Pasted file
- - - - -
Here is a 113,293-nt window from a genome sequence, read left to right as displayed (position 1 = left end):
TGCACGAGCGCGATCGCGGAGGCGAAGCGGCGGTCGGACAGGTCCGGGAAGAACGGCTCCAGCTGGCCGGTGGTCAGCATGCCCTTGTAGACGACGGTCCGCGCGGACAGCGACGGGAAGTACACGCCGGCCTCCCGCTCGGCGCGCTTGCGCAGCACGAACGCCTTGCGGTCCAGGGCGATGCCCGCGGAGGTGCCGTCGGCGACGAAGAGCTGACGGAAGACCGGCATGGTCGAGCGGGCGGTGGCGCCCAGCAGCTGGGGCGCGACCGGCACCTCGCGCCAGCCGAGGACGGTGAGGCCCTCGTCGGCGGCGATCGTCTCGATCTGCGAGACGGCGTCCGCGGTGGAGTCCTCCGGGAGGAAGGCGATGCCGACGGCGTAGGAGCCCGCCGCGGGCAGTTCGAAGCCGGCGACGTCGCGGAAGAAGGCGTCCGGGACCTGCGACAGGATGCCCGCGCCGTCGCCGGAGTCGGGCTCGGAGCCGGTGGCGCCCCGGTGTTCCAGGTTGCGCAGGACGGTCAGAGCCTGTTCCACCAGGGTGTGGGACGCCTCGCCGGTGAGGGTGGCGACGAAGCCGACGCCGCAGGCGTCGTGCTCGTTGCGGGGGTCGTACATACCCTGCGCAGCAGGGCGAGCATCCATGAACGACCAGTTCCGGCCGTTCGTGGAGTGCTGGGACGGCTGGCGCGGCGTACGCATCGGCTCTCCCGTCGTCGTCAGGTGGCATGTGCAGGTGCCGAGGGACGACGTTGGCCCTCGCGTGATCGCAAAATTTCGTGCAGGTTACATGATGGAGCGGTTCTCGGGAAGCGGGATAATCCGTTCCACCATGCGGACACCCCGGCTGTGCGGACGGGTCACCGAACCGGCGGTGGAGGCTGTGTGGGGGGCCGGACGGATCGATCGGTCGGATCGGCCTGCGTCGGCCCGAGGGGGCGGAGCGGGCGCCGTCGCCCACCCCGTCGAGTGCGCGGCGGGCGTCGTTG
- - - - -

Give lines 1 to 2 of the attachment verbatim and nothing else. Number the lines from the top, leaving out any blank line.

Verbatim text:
Here is a 113,293-nt window from a genome sequence, read left to right as displayed (position 1 = left end):
TGCACGAGCGCGATCGCGGAGGCGAAGCGGCGGTCGGACAGGTCCGGGAAGAACGGCTCCAGCTGGCCGGTGGTCAGCATGCCCTTGTAGACGACGGTCCGCGCGGACAGCGACGGGAAGTACACGCCGGCCTCCCGCTCGGCGCGCTTGCGCAGCACGAACGCCTTGCGGTCCAGGGCGATGCCCGCGGAGGTGCCGTCGGCGACGAAGAGCTGACGGAAGACCGGCATGGTCGAGCGGGCGGTGGCGCCCAGCAGCTGGGGCGCGACCGGCACCTCGCGCCAGCCGAGGACGGTGAGGCCCTCGTCGGCGGCGATCGTCTCGATCTGCGAGACGGCGTCCGCGGTGGAGTCCTCCGGGAGGAAGGCGATGCCGACGGCGTAGGAGCCCGCCGCGGGCAGTTCGAAGCCGGCGACGTCGCGGAAGAAGGCGTCCGGGACCTGCGACAGGATGCCCGCGCCGTCGCCGGAGTCGGGCTCGGAGCCGGTGGCGCCCCGGTGTTCCAGGTTGCGCAGGACGGTCAGAGCCTGTTCCACCAGGGTGTGGGACGCCTCGCCGGTGAGGGTGGCGACGAAGCCGACGCCGCAGGCGTCGTGCTCGTTGCGGGGGTCGTACATACCCTGCGCAGCAGGGCGAGCATCCATGAACGACCAGTTCCGGCCGTTCGTGGAGTGCTGGGACGGCTGGCGCGGCGTACGCATCGGCTCTCCCGTCGTCGTCAGGTGGCATGTGCAGGTGCCGAGGGACGACGTTGGCCCTCGCGTGATCGCAAAATTTCGTGCAGGTTACATGATGGAGCGGTTCTCGGGAAGCGGGATAATCCGTTCCACCATGCGGACACCCCGGCTGTGCGGACGGGTCACCGAACCGGCGGTGGAGGCTGTGTGGGGGGCCGGACGGATCGATCGGTCGGATCGGCCTGCGTCGGCCCGAGGGGGCGGAGCGGGCGCCGTCGCCCACCCCGTCGAGTGCGCGGCGGGCGTCGTTG